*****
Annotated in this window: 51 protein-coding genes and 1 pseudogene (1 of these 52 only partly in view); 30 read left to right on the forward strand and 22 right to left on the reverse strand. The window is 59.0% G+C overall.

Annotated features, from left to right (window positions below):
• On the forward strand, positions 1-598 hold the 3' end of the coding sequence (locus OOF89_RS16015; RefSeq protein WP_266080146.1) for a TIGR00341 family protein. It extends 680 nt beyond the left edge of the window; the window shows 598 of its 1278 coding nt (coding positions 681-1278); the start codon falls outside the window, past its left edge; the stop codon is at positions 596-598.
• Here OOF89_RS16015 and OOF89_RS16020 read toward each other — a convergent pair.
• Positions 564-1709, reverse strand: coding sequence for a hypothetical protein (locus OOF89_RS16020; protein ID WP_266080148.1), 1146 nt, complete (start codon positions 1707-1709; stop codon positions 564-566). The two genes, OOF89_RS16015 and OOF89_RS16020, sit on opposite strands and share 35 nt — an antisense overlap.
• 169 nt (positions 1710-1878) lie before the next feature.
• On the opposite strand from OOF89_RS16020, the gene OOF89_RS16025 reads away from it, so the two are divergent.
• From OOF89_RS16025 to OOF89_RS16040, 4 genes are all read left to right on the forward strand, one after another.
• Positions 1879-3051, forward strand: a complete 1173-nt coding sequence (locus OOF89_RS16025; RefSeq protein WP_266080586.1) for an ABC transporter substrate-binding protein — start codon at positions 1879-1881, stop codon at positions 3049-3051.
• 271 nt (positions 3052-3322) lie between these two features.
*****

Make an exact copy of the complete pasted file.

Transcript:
Annotated in this window: 51 protein-coding genes and 1 pseudogene (1 of these 52 only partly in view); 30 read left to right on the forward strand and 22 right to left on the reverse strand. The window is 59.0% G+C overall.

Annotated features, from left to right (window positions below):
• On the forward strand, positions 1-598 hold the 3' end of the coding sequence (locus OOF89_RS16015; RefSeq protein WP_266080146.1) for a TIGR00341 family protein. It extends 680 nt beyond the left edge of the window; the window shows 598 of its 1278 coding nt (coding positions 681-1278); the start codon falls outside the window, past its left edge; the stop codon is at positions 596-598.
• Here OOF89_RS16015 and OOF89_RS16020 read toward each other — a convergent pair.
• Positions 564-1709, reverse strand: coding sequence for a hypothetical protein (locus OOF89_RS16020; protein ID WP_266080148.1), 1146 nt, complete (start codon positions 1707-1709; stop codon positions 564-566). The two genes, OOF89_RS16015 and OOF89_RS16020, sit on opposite strands and share 35 nt — an antisense overlap.
• 169 nt (positions 1710-1878) lie before the next feature.
• On the opposite strand from OOF89_RS16020, the gene OOF89_RS16025 reads away from it, so the two are divergent.
• From OOF89_RS16025 to OOF89_RS16040, 4 genes are all read left to right on the forward strand, one after another.
• Positions 1879-3051, forward strand: a complete 1173-nt coding sequence (locus OOF89_RS16025; RefSeq protein WP_266080586.1) for an ABC transporter substrate-binding protein — start codon at positions 1879-1881, stop codon at positions 3049-3051.
• 271 nt (positions 3052-3322) lie between these two features.